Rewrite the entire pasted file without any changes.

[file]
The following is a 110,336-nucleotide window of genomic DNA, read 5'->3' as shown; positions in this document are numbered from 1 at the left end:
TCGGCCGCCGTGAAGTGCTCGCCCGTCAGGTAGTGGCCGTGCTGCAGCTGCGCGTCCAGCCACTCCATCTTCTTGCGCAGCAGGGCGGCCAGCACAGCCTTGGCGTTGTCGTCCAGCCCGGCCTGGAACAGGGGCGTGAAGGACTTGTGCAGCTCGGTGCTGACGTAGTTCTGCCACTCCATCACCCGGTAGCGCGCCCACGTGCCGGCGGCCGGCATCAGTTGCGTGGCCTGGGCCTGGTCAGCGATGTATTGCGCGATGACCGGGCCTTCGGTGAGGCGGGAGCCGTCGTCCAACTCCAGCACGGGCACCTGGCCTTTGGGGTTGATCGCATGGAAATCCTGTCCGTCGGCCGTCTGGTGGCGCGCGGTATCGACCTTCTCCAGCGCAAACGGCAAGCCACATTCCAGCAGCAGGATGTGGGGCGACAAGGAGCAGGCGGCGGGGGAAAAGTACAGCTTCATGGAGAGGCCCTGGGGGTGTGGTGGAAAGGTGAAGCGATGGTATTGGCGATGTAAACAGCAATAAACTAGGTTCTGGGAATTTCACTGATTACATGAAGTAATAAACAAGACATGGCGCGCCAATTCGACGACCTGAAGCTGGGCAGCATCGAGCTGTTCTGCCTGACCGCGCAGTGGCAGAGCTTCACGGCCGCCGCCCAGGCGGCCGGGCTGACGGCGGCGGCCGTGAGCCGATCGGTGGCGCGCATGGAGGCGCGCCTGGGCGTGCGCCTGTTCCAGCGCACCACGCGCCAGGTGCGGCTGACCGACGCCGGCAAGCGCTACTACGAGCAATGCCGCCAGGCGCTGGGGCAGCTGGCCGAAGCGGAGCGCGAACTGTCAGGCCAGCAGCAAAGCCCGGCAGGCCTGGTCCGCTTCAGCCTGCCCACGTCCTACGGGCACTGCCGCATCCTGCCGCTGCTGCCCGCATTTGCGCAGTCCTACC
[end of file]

The following is a 110,336-nucleotide window of genomic DNA, read 5'->3' as shown; positions in this document are numbered from 1 at the left end:
TCGGCCGCCGTGAAGTGCTCGCCCGTCAGGTAGTGGCCGTGCTGCAGCTGCGCGTCCAGCCACTCCATCTTCTTGCGCAGCAGGGCGGCCAGCACAGCCTTGGCGTTGTCGTCCAGCCCGGCCTGGAACAGGGGCGTGAAGGACTTGTGCAGCTCGGTGCTGACGTAGTTCTGCCACTCCATCACCCGGTAGCGCGCCCACGTGCCGGCGGCCGGCATCAGTTGCGTGGCCTGGGCCTGGTCAGCGATGTATTGCGCGATGACCGGGCCTTCGGTGAGGCGGGAGCCGTCGTCCAACTCCAGCACGGGCACCTGGCCTTTGGGGTTGATCGCATGGAAATCCTGTCCGTCGGCCGTCTGGTGGCGCGCGGTATCGACCTTCTCCAGCGCAAACGGCAAGCCACATTCCAGCAGCAGGATGTGGGGCGACAAGGAGCAGGCGGCGGGGGAAAAGTACAGCTTCATGGAGAGGCCCTGGGGGTGTGGTGGAAAGGTGAAGCGATGGTATTGGCGATGTAAACAGCAATAAACTAGGTTCTGGGAATTTCACTGATTACATGAAGTAATAAACAAGACATGGCGCGCCAATTCGACGACCTGAAGCTGGGCAGCATCGAGCTGTTCTGCCTGACCGCGCAGTGGCAGAGCTTCACGGCCGCCGCCCAGGCGGCCGGGCTGACGGCGGCGGCCGTGAGCCGATCGGTGGCGCGCATGGAGGCGCGCCTGGGCGTGCGCCTGTTCCAGCGCACCACGCGCCAGGTGCGGCTGACCGACGCCGGCAAGCGCTACTACGAGCAATGCCGCCAGGCGCTGGGGCAGCTGGCCGAAGCGGAGCGCGAACTGTCAGGCCAGCAGCAAAGCCCGGCAGGCCTGGTCCGCTTCAGCCTGCCCACGTCCTACGGGCACTGCCGCATCCTGCCGCTGCTGCCCGCATTTGCGCAGTCCTACC